Our tipped workers (restaurant workers, drivers, and grocery pickers and deliverers) don't make enough money to qualify for unemployment insurance in ways that non-tipped workers do. The One Fair Wage bill phases out the discriminatory subminimum wage for tipped workers that disproportionately affected women, making it gradually match the regular minimum wage.

Patient handling and mobility in certain health facilities, S1436 / H2247
This bill would require healthcare facilities to adopt and implement a safe patient handling and mobility program to identify, assess, and develop strategies to control risk of injury to patients and healthcare workers associated with the lifting, transferring, repositioning, or movement of a patient or equipment.

Patient safety and equitable access to care, S1361 / H2196
Healthcare is the #1 industry for workplace abuse. and unrealistic workloads harm both healthcare workers and patients. This bill would require the Department of Public Health to set limits on the number of patients a nurse can care for at one time. Limits would be set by hospital unit. A series of public hearings would be held to provide an opportunity for stakeholder input.

Right to strike for public employees, SD1217 / H1845
Withholding labor is a fundamental human right. Strikes and the threat of them are a part of the collective bargaining process, especially for teachers, police, and firefighters. This bill calls for a repeal of a state law that bans public sector workers from going on strike.

Safeguards for home healthcare workers, S1472 / H2128

This bill would require safety assessments of all home healthcare settings prior to services being provided. These assessments would include the current psychiatric/psychological/emotional status of patients, any other individuals who may be present, any criminal history of patients or other individuals who may be present as well as the surrounding environment, and the presence of any weapons. Home healthcare providers would be empowered to leave dangerous situations without loss of pay or disciplinary action and would be provided time off for healthcare workers assaulted on the job to address legal issues.

Wage data reporting, S1181 / H1940
Public reporting of the gender and racial makeup of workforces and de-identified wage and salary data available by protected category is crucial for employer accountability for bias. If the data were made public, it would allow potential plaintiffs and attorneys an opportunity to assess the likelihood that illegal discrimination plays a role in the reward structures of employers. While the data may reveal equity, in many cases it could reveal disparities that employers could voluntarily remedy or allow workers to file suit. California has already passed the Fair Pay Act that protects the rights of workers to ask about the compensation of coworkers in similar jobs.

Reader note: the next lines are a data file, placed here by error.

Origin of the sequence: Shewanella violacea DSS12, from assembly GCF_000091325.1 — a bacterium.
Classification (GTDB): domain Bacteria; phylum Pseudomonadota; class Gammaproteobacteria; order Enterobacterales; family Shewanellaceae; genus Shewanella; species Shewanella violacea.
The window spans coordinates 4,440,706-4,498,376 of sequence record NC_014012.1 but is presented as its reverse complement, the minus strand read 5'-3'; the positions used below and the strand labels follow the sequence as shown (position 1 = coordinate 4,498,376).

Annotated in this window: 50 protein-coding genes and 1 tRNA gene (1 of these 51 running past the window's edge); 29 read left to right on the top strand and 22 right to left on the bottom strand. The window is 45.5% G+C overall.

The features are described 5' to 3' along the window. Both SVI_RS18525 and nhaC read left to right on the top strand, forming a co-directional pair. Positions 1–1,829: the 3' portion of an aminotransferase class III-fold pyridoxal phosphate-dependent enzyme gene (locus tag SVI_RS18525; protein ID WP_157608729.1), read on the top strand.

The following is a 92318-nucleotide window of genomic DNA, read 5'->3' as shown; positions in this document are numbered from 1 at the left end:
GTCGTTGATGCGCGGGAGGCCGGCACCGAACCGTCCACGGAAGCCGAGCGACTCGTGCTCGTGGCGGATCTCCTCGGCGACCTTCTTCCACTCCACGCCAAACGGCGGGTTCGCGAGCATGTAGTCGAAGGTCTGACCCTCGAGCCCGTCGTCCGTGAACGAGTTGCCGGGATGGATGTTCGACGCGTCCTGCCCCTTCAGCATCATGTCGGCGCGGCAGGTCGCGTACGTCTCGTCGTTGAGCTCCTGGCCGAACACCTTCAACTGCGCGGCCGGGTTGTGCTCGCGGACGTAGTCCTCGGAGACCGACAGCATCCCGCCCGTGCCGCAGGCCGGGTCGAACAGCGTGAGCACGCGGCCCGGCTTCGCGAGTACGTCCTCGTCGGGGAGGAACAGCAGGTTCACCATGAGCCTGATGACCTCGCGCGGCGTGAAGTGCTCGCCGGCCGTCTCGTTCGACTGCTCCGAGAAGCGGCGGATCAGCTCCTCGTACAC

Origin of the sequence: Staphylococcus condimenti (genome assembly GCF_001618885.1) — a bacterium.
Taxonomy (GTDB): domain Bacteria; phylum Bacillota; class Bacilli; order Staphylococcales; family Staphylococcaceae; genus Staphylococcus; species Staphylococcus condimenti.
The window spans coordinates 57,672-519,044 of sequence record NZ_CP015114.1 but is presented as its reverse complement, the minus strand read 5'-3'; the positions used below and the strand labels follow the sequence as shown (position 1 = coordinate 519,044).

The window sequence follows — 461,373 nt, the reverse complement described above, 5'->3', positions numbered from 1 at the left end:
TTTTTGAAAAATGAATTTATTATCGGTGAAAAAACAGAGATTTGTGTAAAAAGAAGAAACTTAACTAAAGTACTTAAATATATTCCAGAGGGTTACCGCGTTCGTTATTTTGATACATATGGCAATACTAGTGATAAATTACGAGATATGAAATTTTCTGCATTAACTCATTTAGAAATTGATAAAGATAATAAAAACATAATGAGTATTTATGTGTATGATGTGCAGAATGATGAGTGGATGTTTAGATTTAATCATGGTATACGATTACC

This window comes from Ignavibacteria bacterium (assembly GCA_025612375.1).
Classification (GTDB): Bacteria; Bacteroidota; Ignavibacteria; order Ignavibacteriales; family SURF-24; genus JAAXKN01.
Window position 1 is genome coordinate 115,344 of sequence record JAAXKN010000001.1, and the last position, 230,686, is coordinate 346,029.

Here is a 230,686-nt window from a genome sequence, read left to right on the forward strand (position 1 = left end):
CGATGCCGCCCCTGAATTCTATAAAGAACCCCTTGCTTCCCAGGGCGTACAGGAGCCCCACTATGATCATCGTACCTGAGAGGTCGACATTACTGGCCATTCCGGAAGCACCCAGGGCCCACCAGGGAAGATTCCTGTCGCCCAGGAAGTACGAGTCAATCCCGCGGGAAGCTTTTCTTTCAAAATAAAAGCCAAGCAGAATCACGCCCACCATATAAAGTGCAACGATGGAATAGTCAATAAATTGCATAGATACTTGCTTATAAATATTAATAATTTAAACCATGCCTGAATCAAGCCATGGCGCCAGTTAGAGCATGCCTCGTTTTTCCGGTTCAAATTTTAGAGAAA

Wage theft, S1158 / H1868
This bill would hold lead contractors accountable for the wage theft violations of their subcontractors as long as there is a significant connection to their business activities or operations. It would also protect workers from wage theft violations such as failure to make wage payments, failure to abide by minimum wage, prevailing wage and overtime laws, and independent contractor misclassification and strengthen workers’ protection against retaliation. Ultimately, it would promote fair competition by ensuring that all businesses, including lead contractors, play by the rules and give their workers an honest day’s pay for an honest day’s work.

Wage transparency, S1191 / H1849

Massachusetts lawmakers made it illegal to ask about salary history, understanding the discriminatory impact of the question with accumulative differences among demographics. But employers can still ask for desired salary ranges, having the same effect. Instead, this bill calls for employers providing the pay scale for a particular employment position, which also benefits employers.

Workplace abuse, H1882,
the Workplace Psychological Safety Act
Workplace bullying is a severe and pervasive phenomenon in the US involving a violation of the basic human right to dignity. Bullying tactics include false accusations, exclusion, withholding necessary resources, sabotage, verbal abuse, put-downs, and unreasonable demands — resulting in a host of stress-related symptoms including anxiety, depression, PTSD, and suicide ideation. This bill would hold employers accountable for abusive conduct.

Workplace violence, S1539 / H2330 and S906 / H1657
The first set of bills would require healthcare employers to perform an annual safety risk assessment and, based on those findings, develop and implement programs to minimize the danger of workplace violence to employees and patients. It would also provide time off for healthcare workers assaulted on the job to address legal issues and require semi-annual reporting of assaults on healthcare employees.

This second set of bills would increase the penalties for assaulting emergency medical technicians, ambulance operators, ambulance attendants and other healthcare providers, including nurses, and make it a felony punishable by up to five years in state prison.

Sponsored by
Westborough, MA